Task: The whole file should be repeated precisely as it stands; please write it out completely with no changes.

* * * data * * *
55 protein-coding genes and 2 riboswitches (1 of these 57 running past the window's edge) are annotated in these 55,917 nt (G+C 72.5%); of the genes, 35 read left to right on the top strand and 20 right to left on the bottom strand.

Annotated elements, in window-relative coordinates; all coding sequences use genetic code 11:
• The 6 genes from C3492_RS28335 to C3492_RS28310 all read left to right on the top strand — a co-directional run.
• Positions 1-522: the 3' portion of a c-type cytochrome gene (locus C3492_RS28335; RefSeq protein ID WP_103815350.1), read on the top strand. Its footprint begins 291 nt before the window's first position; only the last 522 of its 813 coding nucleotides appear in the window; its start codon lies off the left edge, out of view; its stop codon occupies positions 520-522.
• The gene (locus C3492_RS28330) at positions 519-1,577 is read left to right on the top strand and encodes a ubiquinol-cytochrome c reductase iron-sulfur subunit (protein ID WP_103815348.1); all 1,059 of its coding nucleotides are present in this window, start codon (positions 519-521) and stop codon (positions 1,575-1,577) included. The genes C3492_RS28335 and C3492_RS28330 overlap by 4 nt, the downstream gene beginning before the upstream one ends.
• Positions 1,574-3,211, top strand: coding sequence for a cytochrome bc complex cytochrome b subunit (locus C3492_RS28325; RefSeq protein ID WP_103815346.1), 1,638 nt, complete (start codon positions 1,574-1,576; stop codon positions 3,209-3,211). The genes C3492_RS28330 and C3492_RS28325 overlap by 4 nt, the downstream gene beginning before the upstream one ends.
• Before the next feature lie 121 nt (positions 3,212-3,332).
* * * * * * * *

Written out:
55 protein-coding genes and 2 riboswitches (1 of these 57 running past the window's edge) are annotated in these 55,917 nt (G+C 72.5%); of the genes, 35 read left to right on the top strand and 20 right to left on the bottom strand.

Annotated elements, in window-relative coordinates; all coding sequences use genetic code 11:
• The 6 genes from C3492_RS28335 to C3492_RS28310 all read left to right on the top strand — a co-directional run.
• Positions 1-522: the 3' portion of a c-type cytochrome gene (locus C3492_RS28335; RefSeq protein ID WP_103815350.1), read on the top strand. Its footprint begins 291 nt before the window's first position; only the last 522 of its 813 coding nucleotides appear in the window; its start codon lies off the left edge, out of view; its stop codon occupies positions 520-522.
• The gene (locus C3492_RS28330) at positions 519-1,577 is read left to right on the top strand and encodes a ubiquinol-cytochrome c reductase iron-sulfur subunit (protein ID WP_103815348.1); all 1,059 of its coding nucleotides are present in this window, start codon (positions 519-521) and stop codon (positions 1,575-1,577) included. The genes C3492_RS28335 and C3492_RS28330 overlap by 4 nt, the downstream gene beginning before the upstream one ends.
• Positions 1,574-3,211, top strand: coding sequence for a cytochrome bc complex cytochrome b subunit (locus C3492_RS28325; RefSeq protein ID WP_103815346.1), 1,638 nt, complete (start codon positions 1,574-1,576; stop codon positions 3,209-3,211). The genes C3492_RS28330 and C3492_RS28325 overlap by 4 nt, the downstream gene beginning before the upstream one ends.
• Before the next feature lie 121 nt (positions 3,212-3,332).